Resiliency Gardens is a consortium of international charitable organizations and volunteers from a variety of different nationalities and backgrounds, helping Polish and Ukrainian schools, NGOs, and other grassroots organizations boost the supply of locally grown food.
To encourage and facilitate urban gardening, helping to reduce the effects of CO2 emissions, while at the same time helping children, youth and adults experience the joy of eating food they have grown themselves.
To give people the skills of crop growing, so that they can make a positive contribution to the health of the planet and benefit their own wellbeing.
Even a small garden is a way to change the worldwith your own hands.
Why it matters
The industrial food industry is harmful and abusive to our planet. Collectively, our food choices are contributing to this problem. Each of us can do a little something to help by growing and eating locally produced food. It’s better for our health, our planet’s health, and our general well-being.
Harmony replaces harm. Calm reduces stress.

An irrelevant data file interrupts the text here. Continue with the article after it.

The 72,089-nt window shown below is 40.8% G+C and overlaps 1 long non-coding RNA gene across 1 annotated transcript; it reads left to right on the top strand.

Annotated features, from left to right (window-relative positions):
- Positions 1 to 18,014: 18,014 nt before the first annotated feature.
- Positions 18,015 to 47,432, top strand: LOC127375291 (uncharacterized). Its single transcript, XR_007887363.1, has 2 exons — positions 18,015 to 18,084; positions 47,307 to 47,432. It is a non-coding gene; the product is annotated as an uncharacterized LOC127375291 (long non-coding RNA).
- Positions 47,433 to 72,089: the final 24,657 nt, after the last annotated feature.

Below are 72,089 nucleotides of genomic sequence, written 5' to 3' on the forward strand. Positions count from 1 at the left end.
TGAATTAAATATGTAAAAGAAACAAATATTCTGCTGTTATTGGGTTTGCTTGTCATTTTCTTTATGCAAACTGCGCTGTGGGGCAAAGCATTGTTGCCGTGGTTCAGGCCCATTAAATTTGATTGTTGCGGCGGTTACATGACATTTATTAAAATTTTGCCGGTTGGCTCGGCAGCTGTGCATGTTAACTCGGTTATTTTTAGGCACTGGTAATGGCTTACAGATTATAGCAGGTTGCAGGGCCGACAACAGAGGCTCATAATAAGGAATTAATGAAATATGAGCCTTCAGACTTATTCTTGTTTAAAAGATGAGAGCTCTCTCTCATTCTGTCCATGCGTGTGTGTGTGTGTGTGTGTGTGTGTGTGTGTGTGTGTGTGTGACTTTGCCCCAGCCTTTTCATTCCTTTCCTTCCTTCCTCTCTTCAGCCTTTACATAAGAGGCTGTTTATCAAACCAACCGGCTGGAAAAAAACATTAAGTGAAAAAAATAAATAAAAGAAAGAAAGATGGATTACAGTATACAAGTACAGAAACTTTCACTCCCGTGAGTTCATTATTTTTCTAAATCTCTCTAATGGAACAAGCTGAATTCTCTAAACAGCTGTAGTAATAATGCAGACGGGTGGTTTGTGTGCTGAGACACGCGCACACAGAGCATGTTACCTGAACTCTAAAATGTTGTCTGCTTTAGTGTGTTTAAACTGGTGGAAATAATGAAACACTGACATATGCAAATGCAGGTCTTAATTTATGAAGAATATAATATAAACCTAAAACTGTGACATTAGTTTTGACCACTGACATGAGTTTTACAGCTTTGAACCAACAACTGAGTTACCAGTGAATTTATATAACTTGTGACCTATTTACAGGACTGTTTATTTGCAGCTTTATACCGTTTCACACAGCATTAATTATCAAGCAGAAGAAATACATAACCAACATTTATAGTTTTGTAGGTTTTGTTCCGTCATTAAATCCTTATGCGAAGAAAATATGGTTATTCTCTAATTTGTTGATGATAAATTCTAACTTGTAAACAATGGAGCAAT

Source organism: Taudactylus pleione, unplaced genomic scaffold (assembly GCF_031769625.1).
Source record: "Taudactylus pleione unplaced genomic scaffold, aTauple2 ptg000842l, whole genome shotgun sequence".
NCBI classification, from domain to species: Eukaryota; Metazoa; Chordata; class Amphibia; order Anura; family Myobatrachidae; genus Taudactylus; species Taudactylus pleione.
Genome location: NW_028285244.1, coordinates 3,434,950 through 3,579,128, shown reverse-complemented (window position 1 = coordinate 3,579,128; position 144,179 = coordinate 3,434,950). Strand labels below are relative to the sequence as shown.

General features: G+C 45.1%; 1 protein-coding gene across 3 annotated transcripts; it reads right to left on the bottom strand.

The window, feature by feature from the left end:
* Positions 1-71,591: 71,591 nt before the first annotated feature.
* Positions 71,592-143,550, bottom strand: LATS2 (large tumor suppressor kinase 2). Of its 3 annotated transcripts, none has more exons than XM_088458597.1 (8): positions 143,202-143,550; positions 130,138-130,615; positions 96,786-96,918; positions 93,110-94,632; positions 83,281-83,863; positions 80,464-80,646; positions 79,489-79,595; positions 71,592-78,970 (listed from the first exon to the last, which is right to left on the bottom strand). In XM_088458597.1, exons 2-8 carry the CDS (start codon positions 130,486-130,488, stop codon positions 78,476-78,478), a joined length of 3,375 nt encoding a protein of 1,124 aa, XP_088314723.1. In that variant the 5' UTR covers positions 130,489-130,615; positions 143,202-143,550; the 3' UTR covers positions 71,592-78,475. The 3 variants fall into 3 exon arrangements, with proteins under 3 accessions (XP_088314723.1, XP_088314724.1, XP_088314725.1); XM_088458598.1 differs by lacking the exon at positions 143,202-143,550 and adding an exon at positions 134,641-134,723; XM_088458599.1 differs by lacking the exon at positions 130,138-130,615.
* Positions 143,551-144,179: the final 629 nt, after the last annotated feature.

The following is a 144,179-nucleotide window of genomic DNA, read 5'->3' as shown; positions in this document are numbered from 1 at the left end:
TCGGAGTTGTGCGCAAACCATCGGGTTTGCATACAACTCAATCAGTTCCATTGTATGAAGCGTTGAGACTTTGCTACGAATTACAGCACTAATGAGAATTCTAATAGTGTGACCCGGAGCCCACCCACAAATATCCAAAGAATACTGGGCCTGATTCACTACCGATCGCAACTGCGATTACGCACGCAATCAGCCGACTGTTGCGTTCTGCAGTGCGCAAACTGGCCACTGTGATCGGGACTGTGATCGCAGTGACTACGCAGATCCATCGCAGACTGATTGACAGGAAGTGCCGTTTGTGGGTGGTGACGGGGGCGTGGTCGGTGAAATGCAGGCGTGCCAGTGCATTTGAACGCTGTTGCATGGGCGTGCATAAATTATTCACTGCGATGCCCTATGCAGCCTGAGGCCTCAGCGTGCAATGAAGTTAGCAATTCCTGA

Working in cooperation with nature is calming. Through interaction with living plants, we can all learn to cooperate and live in harmony with nature.
Plant a garden
Anyone can grow vegetables, and everyone enjoys watching a seed they planted sprout and grow. Whether on a windowsill, a balcony or in a garden bed, we can all make a difference. Look at our stories, use our guidebook and join us on our journey to a better planet.
Reach out and share your excess produce
Get to know your neighbors and become aware of those around you who might benefit from a gift of fresh produce and your kindness. Use your garden to help bring friends, family, and neighbors together around a common purpose.
Start a school or community garden
Congratulations to the following schools who have been awarded grants from our partner Seed Programs International, to establish their school gardens, and a special thanks to our partner, Trips Beyond the Classroom, for pushing the learning up during school garden planning sessions.With funding from Seed Programs International, in-kind grants are available to purchase materials, seeds, soil, garden tools and other equipment. Funding is available on a first-come, first served basis so ask your school or community organization to apply now:
- Milanówek: Społeczna Szkoła Podstawowa MTE - 328 students
- Nadma: English Language School - 50 students
- Poznań: Ośrodek Szkolono-Wychowawczy dla Dzieci i Młodzieży Niepełnosprawni - 10 students
- Poznań: Szkoła Podstawowa Specjalna Nr 112: 90 students
- Warsaw: Mały Domek-Miejsce na Rzecz Wszechstronnego Rozwoju Dzieci s.c.: 20 students
- Warsaw: Private Montessori High School: 80 students